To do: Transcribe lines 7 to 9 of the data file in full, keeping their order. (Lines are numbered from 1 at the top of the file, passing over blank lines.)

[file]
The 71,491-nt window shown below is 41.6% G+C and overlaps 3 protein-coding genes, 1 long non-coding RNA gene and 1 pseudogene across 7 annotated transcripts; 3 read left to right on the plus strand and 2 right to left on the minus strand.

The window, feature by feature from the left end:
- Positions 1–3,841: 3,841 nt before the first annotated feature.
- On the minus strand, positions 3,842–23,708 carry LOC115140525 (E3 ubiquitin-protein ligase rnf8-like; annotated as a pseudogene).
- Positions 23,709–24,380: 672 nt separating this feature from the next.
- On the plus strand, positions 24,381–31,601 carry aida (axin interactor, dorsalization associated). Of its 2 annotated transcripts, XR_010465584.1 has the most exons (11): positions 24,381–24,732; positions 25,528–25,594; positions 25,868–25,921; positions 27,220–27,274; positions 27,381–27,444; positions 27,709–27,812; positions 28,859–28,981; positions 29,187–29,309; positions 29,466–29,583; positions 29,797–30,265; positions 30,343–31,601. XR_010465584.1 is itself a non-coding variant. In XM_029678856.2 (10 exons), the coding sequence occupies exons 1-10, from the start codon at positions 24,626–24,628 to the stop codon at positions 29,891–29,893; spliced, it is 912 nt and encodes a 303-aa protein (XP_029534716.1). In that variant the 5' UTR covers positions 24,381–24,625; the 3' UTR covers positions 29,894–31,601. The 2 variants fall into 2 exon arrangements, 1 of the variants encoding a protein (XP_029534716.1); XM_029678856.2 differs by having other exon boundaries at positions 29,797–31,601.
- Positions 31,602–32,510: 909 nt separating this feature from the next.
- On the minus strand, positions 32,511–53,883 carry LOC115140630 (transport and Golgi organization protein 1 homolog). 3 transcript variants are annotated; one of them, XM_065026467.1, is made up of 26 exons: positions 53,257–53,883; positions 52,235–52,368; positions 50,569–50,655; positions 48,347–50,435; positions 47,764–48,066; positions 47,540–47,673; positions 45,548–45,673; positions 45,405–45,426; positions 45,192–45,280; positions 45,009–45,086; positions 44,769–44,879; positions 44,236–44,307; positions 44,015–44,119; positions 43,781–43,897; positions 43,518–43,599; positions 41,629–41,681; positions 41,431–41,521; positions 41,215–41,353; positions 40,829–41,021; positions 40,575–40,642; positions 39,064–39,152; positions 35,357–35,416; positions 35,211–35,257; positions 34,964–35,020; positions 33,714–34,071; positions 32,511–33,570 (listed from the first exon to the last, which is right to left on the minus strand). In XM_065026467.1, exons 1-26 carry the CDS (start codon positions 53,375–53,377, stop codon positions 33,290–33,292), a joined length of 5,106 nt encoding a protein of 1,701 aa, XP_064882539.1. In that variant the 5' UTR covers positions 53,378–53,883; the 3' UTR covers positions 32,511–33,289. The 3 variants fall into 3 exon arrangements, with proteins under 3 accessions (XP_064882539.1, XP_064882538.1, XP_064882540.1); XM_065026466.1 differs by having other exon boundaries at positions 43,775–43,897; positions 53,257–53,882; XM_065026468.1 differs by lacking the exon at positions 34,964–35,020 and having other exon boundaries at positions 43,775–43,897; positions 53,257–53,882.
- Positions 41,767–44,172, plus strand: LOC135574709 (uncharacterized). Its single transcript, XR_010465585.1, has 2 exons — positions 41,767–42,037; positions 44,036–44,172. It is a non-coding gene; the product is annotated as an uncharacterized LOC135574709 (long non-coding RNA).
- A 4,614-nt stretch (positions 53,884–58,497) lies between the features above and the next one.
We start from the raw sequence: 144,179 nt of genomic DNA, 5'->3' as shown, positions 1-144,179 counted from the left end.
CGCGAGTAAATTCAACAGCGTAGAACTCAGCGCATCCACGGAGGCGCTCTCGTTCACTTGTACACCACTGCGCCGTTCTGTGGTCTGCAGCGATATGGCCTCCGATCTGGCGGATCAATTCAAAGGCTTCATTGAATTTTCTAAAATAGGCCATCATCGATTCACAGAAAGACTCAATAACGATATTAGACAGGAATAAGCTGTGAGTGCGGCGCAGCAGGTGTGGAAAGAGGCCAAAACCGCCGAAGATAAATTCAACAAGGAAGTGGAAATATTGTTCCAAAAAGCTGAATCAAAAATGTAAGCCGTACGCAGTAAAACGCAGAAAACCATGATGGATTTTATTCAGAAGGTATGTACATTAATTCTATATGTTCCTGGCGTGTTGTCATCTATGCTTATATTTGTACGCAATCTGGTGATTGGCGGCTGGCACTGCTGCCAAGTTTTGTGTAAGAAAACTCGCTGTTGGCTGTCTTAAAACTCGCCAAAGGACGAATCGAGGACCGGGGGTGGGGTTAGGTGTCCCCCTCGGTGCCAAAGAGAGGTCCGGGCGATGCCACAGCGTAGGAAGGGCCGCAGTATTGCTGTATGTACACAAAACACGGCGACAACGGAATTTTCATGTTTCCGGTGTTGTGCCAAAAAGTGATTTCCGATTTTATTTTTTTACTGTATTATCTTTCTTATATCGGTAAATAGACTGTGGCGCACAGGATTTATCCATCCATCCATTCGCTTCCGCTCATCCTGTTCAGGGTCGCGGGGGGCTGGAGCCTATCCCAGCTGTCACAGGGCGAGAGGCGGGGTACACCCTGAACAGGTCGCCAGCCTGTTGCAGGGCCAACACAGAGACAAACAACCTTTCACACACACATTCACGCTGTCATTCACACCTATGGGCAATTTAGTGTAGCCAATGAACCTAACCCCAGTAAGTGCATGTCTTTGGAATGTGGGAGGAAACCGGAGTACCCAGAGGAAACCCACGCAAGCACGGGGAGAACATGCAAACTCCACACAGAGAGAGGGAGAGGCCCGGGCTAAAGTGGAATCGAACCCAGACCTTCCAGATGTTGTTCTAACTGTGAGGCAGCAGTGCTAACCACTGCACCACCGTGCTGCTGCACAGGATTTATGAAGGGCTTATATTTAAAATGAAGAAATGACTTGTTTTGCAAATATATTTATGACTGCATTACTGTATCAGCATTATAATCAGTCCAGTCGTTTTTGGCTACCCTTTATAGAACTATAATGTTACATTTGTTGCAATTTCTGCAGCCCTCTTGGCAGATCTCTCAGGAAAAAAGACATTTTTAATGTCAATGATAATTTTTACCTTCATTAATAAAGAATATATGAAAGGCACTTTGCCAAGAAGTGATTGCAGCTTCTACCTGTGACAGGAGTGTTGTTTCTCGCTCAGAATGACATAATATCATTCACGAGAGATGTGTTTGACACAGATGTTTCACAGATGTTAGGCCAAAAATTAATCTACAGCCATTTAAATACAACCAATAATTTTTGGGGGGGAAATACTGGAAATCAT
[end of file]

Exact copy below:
- Positions 31,602–32,510: 909 nt separating this feature from the next.
- On the minus strand, positions 32,511–53,883 carry LOC115140630 (transport and Golgi organization protein 1 homolog). 3 transcript variants are annotated; one of them, XM_065026467.1, is made up of 26 exons: positions 53,257–53,883; positions 52,235–52,368; positions 50,569–50,655; positions 48,347–50,435; positions 47,764–48,066; positions 47,540–47,673; positions 45,548–45,673; positions 45,405–45,426; positions 45,192–45,280; positions 45,009–45,086; positions 44,769–44,879; positions 44,236–44,307; positions 44,015–44,119; positions 43,781–43,897; positions 43,518–43,599; positions 41,629–41,681; positions 41,431–41,521; positions 41,215–41,353; positions 40,829–41,021; positions 40,575–40,642; positions 39,064–39,152; positions 35,357–35,416; positions 35,211–35,257; positions 34,964–35,020; positions 33,714–34,071; positions 32,511–33,570 (listed from the first exon to the last, which is right to left on the minus strand). In XM_065026467.1, exons 1-26 carry the CDS (start codon positions 53,375–53,377, stop codon positions 33,290–33,292), a joined length of 5,106 nt encoding a protein of 1,701 aa, XP_064882539.1. In that variant the 5' UTR covers positions 53,378–53,883; the 3' UTR covers positions 32,511–33,289. The 3 variants fall into 3 exon arrangements, with proteins under 3 accessions (XP_064882539.1, XP_064882538.1, XP_064882540.1); XM_065026466.1 differs by having other exon boundaries at positions 43,775–43,897; positions 53,257–53,882; XM_065026468.1 differs by lacking the exon at positions 34,964–35,020 and having other exon boundaries at positions 43,775–43,897; positions 53,257–53,882.
- Positions 41,767–44,172, plus strand: LOC135574709 (uncharacterized). Its single transcript, XR_010465585.1, has 2 exons — positions 41,767–42,037; positions 44,036–44,172. It is a non-coding gene; the product is annotated as an uncharacterized LOC135574709 (long non-coding RNA).